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I love sequels to great movies, but a second sequel usually brings no surprises that aren't silly and contrived. (The ROCKY and LETHAL WEAPON series spring to mind). Not this sequel--maybe because it begins as a prequel: we go back in time to meet Indi as a boy in 1912 Utah (played by River Phoenix). We discover his real name and why he wears that hat, and glimpse the odd relationship between him and his father, the professor of medieval literature "..that students hope they don't get." This is the best in the Indiana Jones trilogy, and Spielberg's casting of Sean Connery as Indi's dad has much to do with it. What has kept stars like Connery and Clint Eastwood on Hollywood's payroll is the ability to keep reinventing oneself as one ages to take on roles that are completely opposite the characters that made them famous. (See Rising Sun.) There's no mistaking the elder Dr. Jones for James Bond. Clearly he's a person who's devoted his life to academic studies and avoided manual labor--my grandmother would call him "book smart and life dumb". Dad is so lovably inept that he's as much trouble to Indi as the people trying to kill him. (But yet in one great scene his knowledge of the Classics saves them from an angry Nazi.)

The movie opens in Utah's wondrous red rock country where Indi and his friend get separated from their boy scout troop in a cave just as a gang of mobsters unearth the Cross of Coronado, the gold cross given to him by Cortez in 1520. "That belongs in a museum," Indi reasons for stealing the treasure and facing snakes, lions and every other circus animal to escape the men. He runs proudly into the house to show his father who's busy translating, only to have the the senior Jones make him count to ten (in Greek) before interrupting. "You were more interested in people that were dead for 500 years than you were in me," Indi accuses him years later.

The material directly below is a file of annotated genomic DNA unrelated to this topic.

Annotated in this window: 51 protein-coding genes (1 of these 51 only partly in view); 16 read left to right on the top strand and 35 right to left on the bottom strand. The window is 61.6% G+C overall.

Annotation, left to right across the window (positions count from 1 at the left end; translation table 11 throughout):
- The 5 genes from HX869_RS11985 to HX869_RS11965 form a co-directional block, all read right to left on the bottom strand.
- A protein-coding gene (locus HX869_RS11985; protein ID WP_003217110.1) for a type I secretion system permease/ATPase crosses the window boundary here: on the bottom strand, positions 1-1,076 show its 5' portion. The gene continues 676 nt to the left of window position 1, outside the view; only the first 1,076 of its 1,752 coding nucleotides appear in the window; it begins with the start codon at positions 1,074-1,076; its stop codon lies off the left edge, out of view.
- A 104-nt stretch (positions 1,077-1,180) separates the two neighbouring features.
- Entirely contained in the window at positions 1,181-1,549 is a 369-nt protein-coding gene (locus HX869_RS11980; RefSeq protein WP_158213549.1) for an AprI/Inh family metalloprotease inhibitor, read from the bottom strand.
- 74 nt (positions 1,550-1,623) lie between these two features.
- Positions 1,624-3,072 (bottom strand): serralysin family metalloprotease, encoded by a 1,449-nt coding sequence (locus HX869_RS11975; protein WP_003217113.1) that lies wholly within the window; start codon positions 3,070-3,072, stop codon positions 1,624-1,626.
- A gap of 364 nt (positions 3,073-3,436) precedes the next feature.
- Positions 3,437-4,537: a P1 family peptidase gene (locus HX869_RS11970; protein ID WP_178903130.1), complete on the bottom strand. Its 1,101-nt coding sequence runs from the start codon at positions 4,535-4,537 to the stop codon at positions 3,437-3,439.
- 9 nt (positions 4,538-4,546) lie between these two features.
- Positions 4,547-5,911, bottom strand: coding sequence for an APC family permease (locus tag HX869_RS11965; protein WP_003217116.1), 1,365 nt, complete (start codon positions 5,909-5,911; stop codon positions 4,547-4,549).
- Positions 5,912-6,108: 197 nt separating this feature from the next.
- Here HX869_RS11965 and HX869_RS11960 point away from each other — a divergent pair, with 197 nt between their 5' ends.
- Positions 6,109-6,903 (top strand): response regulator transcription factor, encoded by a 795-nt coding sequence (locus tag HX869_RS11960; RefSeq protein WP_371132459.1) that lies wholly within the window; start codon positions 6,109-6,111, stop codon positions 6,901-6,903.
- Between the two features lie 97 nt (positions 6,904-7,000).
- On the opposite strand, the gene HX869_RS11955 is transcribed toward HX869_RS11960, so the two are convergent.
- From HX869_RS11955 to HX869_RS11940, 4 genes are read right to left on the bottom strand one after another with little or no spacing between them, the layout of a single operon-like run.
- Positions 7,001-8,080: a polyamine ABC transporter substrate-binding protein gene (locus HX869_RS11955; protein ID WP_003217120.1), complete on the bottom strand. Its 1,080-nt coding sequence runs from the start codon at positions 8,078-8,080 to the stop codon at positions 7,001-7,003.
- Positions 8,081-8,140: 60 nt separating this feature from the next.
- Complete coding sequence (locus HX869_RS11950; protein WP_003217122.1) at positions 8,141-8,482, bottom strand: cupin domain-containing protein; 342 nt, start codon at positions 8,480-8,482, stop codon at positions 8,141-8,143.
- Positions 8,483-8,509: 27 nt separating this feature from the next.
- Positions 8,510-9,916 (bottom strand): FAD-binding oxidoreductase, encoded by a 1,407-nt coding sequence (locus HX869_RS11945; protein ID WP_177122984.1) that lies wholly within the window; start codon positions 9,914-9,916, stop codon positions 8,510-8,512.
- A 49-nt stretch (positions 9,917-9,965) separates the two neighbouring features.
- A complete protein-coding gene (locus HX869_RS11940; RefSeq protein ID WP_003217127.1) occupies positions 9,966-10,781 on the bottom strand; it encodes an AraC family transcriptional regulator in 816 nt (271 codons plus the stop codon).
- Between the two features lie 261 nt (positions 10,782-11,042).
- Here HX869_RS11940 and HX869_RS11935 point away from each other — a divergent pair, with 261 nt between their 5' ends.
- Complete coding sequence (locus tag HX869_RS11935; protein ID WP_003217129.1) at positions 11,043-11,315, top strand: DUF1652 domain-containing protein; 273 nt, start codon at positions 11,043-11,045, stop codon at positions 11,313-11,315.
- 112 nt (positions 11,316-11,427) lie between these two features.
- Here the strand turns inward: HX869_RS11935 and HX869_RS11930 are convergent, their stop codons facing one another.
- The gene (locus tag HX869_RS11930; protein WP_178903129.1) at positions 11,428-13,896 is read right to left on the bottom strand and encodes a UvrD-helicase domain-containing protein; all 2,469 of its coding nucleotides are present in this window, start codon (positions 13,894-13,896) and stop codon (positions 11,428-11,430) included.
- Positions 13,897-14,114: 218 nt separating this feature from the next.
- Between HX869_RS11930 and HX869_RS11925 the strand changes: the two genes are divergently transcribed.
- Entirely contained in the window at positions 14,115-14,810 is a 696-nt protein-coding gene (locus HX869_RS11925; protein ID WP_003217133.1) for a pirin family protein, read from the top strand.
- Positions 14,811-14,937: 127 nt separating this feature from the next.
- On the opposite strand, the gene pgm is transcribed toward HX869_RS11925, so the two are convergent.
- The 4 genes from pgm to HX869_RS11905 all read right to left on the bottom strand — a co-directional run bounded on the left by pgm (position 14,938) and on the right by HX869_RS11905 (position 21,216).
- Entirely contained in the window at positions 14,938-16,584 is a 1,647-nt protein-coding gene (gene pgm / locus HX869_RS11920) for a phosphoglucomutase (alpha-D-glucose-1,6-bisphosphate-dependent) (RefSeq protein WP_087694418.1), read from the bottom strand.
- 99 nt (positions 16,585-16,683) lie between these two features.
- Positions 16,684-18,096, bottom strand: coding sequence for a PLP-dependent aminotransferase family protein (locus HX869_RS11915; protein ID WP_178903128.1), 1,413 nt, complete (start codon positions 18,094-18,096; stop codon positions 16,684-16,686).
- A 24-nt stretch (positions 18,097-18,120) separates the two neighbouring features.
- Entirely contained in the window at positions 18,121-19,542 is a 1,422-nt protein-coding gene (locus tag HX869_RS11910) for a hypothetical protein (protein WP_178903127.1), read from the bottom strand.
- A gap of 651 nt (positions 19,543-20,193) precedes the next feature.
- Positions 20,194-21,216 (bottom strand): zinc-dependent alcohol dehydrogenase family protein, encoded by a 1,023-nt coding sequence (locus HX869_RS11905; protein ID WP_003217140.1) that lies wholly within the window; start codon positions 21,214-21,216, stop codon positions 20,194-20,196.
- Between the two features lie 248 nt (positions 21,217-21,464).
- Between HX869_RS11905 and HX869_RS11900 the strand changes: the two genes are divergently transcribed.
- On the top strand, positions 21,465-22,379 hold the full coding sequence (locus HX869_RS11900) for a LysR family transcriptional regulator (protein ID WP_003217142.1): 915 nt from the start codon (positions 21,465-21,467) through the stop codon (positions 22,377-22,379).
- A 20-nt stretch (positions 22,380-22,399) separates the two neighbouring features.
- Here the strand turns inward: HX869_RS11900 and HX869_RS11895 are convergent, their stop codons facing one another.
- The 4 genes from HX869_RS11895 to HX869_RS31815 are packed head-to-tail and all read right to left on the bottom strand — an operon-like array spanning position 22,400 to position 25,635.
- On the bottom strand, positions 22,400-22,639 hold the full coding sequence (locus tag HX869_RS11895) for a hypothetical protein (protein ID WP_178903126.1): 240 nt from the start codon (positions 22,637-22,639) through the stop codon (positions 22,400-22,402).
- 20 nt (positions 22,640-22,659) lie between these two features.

The film forwards to the 1940's where Indi is discouraging his archaeology class: "Forget lost cities and buried treasure maps. Seventy percent of all archaeology is done in the library researching...and X never, ever marks the spot." This of course is just before he's summoned to the home of Walter Donovan (Julian Glover), an art and antiquities collector who's acquired a stone marker that leads to the whereabouts of the Holy Grail, the cup used by Jesus at the last supper, said to bring eternal life to anyone who drinks from it. Legend is that the last person to have seen the Grail was a knight from the first crusade of the Middle ages (hence the movie's title), and that same knight still guards the grail at its resting place. Another marker is buried with the knight's dead brother somewhere in Italy. Donovan is currently financing an expedition to find the other marker and then the Grail itself. The expedition was going well until the leader disappeared, and Donovan wants Indie to take over. But Grail lore was his father's hobby, not his. "You've got the wrong Jones. Try my father."

"We already have. Your father is the man who disappeared."

So off he goes to find his father, aided by MARCUS BRODY (ELLIOTT), who got lost once in his own museum, and DR. ELSA SCHNEIDER (DOODY), an art historian who'd been doing more than working with the elder Dr. Jones in Venice. JOHN RHYS-DAVIES as Sallah joins the cause in Egypt in one of the most amusing scenes. Along the way Indi battles the Knights Templar, and Nazis, much as he did in RAIDERS OF THE LOST ARK. (If you pay attention there's a clever reference to the ark in the catacombs scene.) This fast-paced adventure takes Indi and you the viewer from the canals in Venice to Hitler's Berlin (Indi even manages to get Hitler's autograph) and finally to the Middle Eastern deserts through "the valley of the crescent moon." The same invigorating musical score by John Williams that was composed for the first movie also permeates this one, and the photography is spectacular. The final scenes were filmed at Petra in Jordan. I don't know if it's a coincidence that the movie opens with red rock scenery in America's Southwest and ends in Middle Eastern red rock country. Maybe Spielberg is as partial to that type of landscape as I am.

The message in this film is about the destruction that greed can bring--when a sacred artifact is sought for monetary or vain purposes. "You must ask yourself why you seek the Grail. Is it for HIS glory, or for your own?" Does the Grail really exist? Spielberg and George Lucas make a good case for it. I wonder how many priests would have the amount of faith that Indi and his father have to muster up in those final moments. It's nice to speculate that such a powerful relic is just waiting for somebody to find it again after thousands of years. As Donovan tells Indi, "It's a bedtime story I'd like to wake up to."

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